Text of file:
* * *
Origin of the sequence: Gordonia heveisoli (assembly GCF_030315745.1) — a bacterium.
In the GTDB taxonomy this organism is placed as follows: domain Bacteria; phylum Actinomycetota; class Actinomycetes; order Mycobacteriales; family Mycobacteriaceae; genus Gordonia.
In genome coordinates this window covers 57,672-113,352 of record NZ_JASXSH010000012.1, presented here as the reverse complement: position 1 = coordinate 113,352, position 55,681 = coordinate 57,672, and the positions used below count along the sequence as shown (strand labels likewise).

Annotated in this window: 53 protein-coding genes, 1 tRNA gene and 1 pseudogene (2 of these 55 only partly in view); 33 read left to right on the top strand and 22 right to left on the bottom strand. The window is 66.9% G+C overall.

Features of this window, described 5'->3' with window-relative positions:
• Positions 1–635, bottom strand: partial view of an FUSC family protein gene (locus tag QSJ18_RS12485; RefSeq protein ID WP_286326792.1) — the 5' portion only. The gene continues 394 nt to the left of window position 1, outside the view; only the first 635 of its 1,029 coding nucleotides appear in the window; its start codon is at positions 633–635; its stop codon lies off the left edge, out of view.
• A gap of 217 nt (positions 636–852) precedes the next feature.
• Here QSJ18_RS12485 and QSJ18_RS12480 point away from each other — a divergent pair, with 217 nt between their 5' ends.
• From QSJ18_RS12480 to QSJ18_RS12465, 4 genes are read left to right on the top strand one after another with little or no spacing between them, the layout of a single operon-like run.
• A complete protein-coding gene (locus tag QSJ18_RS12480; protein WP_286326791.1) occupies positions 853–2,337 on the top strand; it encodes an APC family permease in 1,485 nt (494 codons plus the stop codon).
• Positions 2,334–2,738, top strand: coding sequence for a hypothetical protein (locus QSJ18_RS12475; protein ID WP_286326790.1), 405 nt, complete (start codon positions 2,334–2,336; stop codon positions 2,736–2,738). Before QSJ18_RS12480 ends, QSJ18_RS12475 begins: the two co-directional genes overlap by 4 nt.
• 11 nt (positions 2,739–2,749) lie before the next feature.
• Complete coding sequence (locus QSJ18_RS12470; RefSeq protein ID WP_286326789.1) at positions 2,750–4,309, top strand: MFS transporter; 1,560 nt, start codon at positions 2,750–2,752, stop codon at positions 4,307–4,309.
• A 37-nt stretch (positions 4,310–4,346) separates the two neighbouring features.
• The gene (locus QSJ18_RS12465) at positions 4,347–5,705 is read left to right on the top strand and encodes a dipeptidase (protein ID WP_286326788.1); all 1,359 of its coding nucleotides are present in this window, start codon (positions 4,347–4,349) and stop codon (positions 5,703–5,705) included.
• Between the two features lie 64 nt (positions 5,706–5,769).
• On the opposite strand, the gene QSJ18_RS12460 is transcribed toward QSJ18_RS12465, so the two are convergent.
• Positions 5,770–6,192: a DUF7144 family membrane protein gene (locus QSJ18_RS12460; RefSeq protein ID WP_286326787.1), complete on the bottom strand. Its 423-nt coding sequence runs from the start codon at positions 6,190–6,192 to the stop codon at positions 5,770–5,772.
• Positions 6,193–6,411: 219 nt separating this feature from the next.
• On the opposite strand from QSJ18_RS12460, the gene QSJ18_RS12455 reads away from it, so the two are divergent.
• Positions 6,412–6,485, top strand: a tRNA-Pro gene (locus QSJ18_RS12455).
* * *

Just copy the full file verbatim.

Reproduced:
Origin of the sequence: Gordonia heveisoli (assembly GCF_030315745.1) — a bacterium.
In the GTDB taxonomy this organism is placed as follows: domain Bacteria; phylum Actinomycetota; class Actinomycetes; order Mycobacteriales; family Mycobacteriaceae; genus Gordonia.
In genome coordinates this window covers 57,672-113,352 of record NZ_JASXSH010000012.1, presented here as the reverse complement: position 1 = coordinate 113,352, position 55,681 = coordinate 57,672, and the positions used below count along the sequence as shown (strand labels likewise).

Annotated in this window: 53 protein-coding genes, 1 tRNA gene and 1 pseudogene (2 of these 55 only partly in view); 33 read left to right on the top strand and 22 right to left on the bottom strand. The window is 66.9% G+C overall.

Features of this window, described 5'->3' with window-relative positions:
• Positions 1–635, bottom strand: partial view of an FUSC family protein gene (locus tag QSJ18_RS12485; RefSeq protein ID WP_286326792.1) — the 5' portion only. The gene continues 394 nt to the left of window position 1, outside the view; only the first 635 of its 1,029 coding nucleotides appear in the window; its start codon is at positions 633–635; its stop codon lies off the left edge, out of view.
• A gap of 217 nt (positions 636–852) precedes the next feature.
• Here QSJ18_RS12485 and QSJ18_RS12480 point away from each other — a divergent pair, with 217 nt between their 5' ends.
• From QSJ18_RS12480 to QSJ18_RS12465, 4 genes are read left to right on the top strand one after another with little or no spacing between them, the layout of a single operon-like run.
• A complete protein-coding gene (locus tag QSJ18_RS12480; protein WP_286326791.1) occupies positions 853–2,337 on the top strand; it encodes an APC family permease in 1,485 nt (494 codons plus the stop codon).
• Positions 2,334–2,738, top strand: coding sequence for a hypothetical protein (locus QSJ18_RS12475; protein ID WP_286326790.1), 405 nt, complete (start codon positions 2,334–2,336; stop codon positions 2,736–2,738). Before QSJ18_RS12480 ends, QSJ18_RS12475 begins: the two co-directional genes overlap by 4 nt.
• 11 nt (positions 2,739–2,749) lie before the next feature.
• Complete coding sequence (locus QSJ18_RS12470; RefSeq protein ID WP_286326789.1) at positions 2,750–4,309, top strand: MFS transporter; 1,560 nt, start codon at positions 2,750–2,752, stop codon at positions 4,307–4,309.
• A 37-nt stretch (positions 4,310–4,346) separates the two neighbouring features.
• The gene (locus QSJ18_RS12465) at positions 4,347–5,705 is read left to right on the top strand and encodes a dipeptidase (protein ID WP_286326788.1); all 1,359 of its coding nucleotides are present in this window, start codon (positions 4,347–4,349) and stop codon (positions 5,703–5,705) included.
• Between the two features lie 64 nt (positions 5,706–5,769).
• On the opposite strand, the gene QSJ18_RS12460 is transcribed toward QSJ18_RS12465, so the two are convergent.
• Positions 5,770–6,192: a DUF7144 family membrane protein gene (locus QSJ18_RS12460; RefSeq protein ID WP_286326787.1), complete on the bottom strand. Its 423-nt coding sequence runs from the start codon at positions 6,190–6,192 to the stop codon at positions 5,770–5,772.
• Positions 6,193–6,411: 219 nt separating this feature from the next.
• On the opposite strand from QSJ18_RS12460, the gene QSJ18_RS12455 reads away from it, so the two are divergent.
• Positions 6,412–6,485, top strand: a tRNA-Pro gene (locus QSJ18_RS12455).